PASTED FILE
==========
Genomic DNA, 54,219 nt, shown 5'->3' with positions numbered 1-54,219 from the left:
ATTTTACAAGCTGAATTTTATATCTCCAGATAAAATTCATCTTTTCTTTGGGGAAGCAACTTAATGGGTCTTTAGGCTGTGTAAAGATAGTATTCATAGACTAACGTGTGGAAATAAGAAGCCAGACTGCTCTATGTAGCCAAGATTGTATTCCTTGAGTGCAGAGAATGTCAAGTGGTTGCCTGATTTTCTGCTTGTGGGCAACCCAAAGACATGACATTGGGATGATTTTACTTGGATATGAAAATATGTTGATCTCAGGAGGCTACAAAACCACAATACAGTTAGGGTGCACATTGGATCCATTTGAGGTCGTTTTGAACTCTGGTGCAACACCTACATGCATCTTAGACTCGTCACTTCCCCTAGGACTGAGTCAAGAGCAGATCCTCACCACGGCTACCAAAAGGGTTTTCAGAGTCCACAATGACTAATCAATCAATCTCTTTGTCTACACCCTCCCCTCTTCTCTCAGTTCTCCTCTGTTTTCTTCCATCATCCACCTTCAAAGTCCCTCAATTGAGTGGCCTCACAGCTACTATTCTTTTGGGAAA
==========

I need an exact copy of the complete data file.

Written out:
Genomic DNA, 54,219 nt, shown 5'->3' with positions numbered 1-54,219 from the left:
ATTTTACAAGCTGAATTTTATATCTCCAGATAAAATTCATCTTTTCTTTGGGGAAGCAACTTAATGGGTCTTTAGGCTGTGTAAAGATAGTATTCATAGACTAACGTGTGGAAATAAGAAGCCAGACTGCTCTATGTAGCCAAGATTGTATTCCTTGAGTGCAGAGAATGTCAAGTGGTTGCCTGATTTTCTGCTTGTGGGCAACCCAAAGACATGACATTGGGATGATTTTACTTGGATATGAAAATATGTTGATCTCAGGAGGCTACAAAACCACAATACAGTTAGGGTGCACATTGGATCCATTTGAGGTCGTTTTGAACTCTGGTGCAACACCTACATGCATCTTAGACTCGTCACTTCCCCTAGGACTGAGTCAAGAGCAGATCCTCACCACGGCTACCAAAAGGGTTTTCAGAGTCCACAATGACTAATCAATCAATCTCTTTGTCTACACCCTCCCCTCTTCTCTCAGTTCTCCTCTGTTTTCTTCCATCATCCACCTTCAAAGTCCCTCAATTGAGTGGCCTCACAGCTACTATTCTTTTGGGAAA